Australia? You are at fault!

What I’ve seen over and over again is that there’s nothing creative about creationism — they repeat the same old arguments, and they’re all (except for the weird twist of Intelligent Design creationism) derived from American publications in the 1960s. And even ID is an American confabulation! So I tend to give my own country a share of the blame when I see an Australian like Ken Ham, or a Turk like Adnan Oktar.

I may have been too quick to accept guilt, though. I’m going to have to blame Australia more.

The recent revelation that creationism-teaching schools in at least nine states were receiving over $11 million of taxpayers’ money per year might have startled Americans. But that is tiny compared to the taxpayer funds pushing creationism in Australia.

Since the 1970s, Australia has ratcheted up public funding to private schools, such that, in 2013, more than 34 percent of all school students attend them. More than 90 percent of these private schools are Christian. These include a large Catholic sector, and some old, establishment schools, which parents choose more for lavish facilities and old-school-tie networks than any religious content.

Nonetheless, the fastest growth is in more strictly religious schools such as the 91 affiliated with Australian Association of Christian Schools, whose members must assent to a Statement of Faith declaring “the supreme authority of the Bible,” meaning that “the Scriptures of the Old and New Testaments are God’s infallible and inerrant revelation to man” and “the supreme standard by which all things are to be judged.” The Statement also affirms that, “in pursuit of their task, Christian schools only employ Christian teachers and Christian non-teaching staff who are able to subscribe to this Statement.”

To proponents of “inerrant revelation,” the Genesis six days of creation are a touchstone.

In 2010 (the most recent figures available), AACS schools received over $357 million from state and federal governments.

Whoa. So Australia is pumping hundreds of millions of dollars into propping up creationism? I’m not buying beer for any Australians ever again, until you stop.


  1. madscientist says

    Yeah, it’s a bible-basher’s wet dream. Worse still, that crap is being pushed into public schools now. Having an Abbot running the country is going to make things even worse. He’s hell-bent on outdoing the USA at trampling on human dignity and handing state funds to the giga-rich.

  2. mnb0 says

    “I’m going to have to blame Australia.”
    As a Dutchman I feel thoroughly neglected. For one thing we have our own Bible Belt, though it’s by far not as influential as its American counterpart. For another already in 1926 a schism occurred (Geelkerken affaire) about the question how to interpret the Bible: did the Great Flood literally or metaphorically happen?
    But yeah, we Dutch have arranged things a bit better. Even the most orthodox protestant schools have to teach Evolution Theory in our secondary schools – the equivalent of Senior High School. One clue is that our religious schools are state-financed as well and thus have to accept state-curriculum.
    At the other hand you can find many a Dutch website dedicated to creacrap.

  3. Lofty says

    My boy went to a christian primary school for several years, but that’s because the alternative public schools were much, much worse. As a small non sporting child he got bullied mercilessly unless kept in a “safe” environment, and that by the head master. And the local high school was worse again. We as parents felt that christian schooling was safer than the sports mad state school system.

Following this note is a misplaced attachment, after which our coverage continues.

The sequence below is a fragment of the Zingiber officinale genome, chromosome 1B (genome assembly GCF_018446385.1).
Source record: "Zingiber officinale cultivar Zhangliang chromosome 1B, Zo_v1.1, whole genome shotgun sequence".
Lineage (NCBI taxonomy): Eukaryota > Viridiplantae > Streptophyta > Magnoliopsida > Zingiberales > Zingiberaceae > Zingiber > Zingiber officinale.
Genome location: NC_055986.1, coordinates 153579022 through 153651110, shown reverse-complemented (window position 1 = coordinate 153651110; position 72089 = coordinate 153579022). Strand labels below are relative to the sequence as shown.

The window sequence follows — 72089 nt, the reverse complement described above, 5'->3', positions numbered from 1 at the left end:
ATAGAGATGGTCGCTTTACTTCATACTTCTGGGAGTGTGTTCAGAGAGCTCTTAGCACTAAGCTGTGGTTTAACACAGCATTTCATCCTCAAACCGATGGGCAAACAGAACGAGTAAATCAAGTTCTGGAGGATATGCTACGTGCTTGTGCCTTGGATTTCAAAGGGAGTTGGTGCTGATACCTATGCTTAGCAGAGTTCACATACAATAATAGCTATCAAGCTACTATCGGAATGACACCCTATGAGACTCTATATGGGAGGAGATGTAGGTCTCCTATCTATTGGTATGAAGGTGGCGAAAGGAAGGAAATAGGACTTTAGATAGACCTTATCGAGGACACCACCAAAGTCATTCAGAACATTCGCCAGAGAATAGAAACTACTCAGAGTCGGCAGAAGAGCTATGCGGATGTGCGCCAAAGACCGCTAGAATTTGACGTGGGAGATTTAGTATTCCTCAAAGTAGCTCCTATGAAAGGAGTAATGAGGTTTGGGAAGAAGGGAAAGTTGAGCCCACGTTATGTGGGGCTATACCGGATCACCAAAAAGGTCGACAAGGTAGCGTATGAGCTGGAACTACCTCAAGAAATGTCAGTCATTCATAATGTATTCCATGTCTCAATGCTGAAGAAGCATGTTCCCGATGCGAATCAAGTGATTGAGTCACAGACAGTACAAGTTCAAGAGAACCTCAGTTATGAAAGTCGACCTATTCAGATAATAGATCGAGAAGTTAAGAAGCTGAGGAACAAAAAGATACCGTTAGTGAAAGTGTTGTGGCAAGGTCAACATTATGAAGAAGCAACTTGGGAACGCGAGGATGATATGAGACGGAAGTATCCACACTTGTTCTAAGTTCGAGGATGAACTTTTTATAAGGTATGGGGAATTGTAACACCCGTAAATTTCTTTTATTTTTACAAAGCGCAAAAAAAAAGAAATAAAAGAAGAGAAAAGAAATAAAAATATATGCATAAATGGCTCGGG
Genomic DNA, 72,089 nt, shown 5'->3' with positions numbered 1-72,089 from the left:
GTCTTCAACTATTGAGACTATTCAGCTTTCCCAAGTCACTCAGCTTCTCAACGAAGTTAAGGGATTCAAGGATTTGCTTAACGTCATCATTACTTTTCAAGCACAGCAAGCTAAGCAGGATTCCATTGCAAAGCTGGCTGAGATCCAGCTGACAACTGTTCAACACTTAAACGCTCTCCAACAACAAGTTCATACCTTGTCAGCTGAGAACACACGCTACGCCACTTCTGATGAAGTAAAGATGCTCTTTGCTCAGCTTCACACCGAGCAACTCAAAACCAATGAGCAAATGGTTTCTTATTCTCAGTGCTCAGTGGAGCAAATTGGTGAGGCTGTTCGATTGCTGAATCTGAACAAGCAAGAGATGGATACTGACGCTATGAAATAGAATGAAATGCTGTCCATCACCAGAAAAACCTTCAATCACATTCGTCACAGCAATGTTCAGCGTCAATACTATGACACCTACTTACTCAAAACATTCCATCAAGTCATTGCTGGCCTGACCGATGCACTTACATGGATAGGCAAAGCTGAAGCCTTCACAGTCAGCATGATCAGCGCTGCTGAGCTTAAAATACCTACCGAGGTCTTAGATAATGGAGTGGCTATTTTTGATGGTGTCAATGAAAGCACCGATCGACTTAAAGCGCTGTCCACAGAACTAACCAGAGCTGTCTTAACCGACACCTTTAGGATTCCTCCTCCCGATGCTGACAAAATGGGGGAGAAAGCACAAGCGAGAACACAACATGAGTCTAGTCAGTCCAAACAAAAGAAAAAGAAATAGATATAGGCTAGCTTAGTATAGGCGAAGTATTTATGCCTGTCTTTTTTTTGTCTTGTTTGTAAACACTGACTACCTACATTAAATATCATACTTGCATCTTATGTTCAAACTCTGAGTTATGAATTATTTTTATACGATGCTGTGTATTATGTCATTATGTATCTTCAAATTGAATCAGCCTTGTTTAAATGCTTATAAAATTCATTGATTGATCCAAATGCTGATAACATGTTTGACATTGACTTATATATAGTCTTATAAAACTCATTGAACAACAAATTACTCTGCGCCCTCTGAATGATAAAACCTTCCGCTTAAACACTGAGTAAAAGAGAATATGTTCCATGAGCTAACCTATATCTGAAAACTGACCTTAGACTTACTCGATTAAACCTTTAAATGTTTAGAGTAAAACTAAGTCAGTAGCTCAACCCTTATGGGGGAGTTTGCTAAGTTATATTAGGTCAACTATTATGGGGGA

By the skin of our teeth we managed to fund his attendance at an independent, non religious high school though, and he’s now at 30 and as non religious as he could be without mentioning the “A” word.

    Choosing schools is hard, and fundie christianity is merely one of the hurdles.

  4. says

    Certainly a cause for concern, though we’re nowhere near the state of the US when it comes to kooky kreationist kapers or tolerance of religious nuttery anyway (there is, after all, a reason Ham left here and went there). Christianity is of course the majority down here, but it’s nowhere near as common here to be a creationist or even a vocal god-botherer and those who are often get a raised eyebrow.

    But yes, add it to the list of things Abbott and his gang of fucking neo-con Thatcherite vandals need to be held accountable for, if not right now then at the next election (though I fear their first six months of petulant shitting-in-the-sandpit is only the beginning and even if they do get comprehensively slapped at the ballot-box, it’ll be such a big job to fix all their wrecking that the next government will throw their hands up and say “Wow, big job. Eh, fuck it,” and leave the entire political landscape shifted inexorably toward the right. Just like Obama did).

  5. ravenred says

    Blame Whitlam. In order to reintegrate the Labor party’s Catholic wing he formalised large-scale funding of the Catholic system (though de-secualtised by needs-based funding) which then got extended after an early 80s high court decision on S116 of the Constitution.

    Today there’s a basic expectation amongst Australians that there’s a right to public funding of private school educations, the vast majority of which are religious (to varying degrees).

    Once my diabolical masterplan is complete and my minions darken the skies with the beating of their cybernetic wings, this may all change…

  6. Muz says

    The gradual abandonment of the public school system is one of the more insidious things ever begun. Where ever it started, the greatest tipping of the balance occurred under Howard and it’s been a great plank of the Liberal party’s goal to privatise and christianise education by stealth.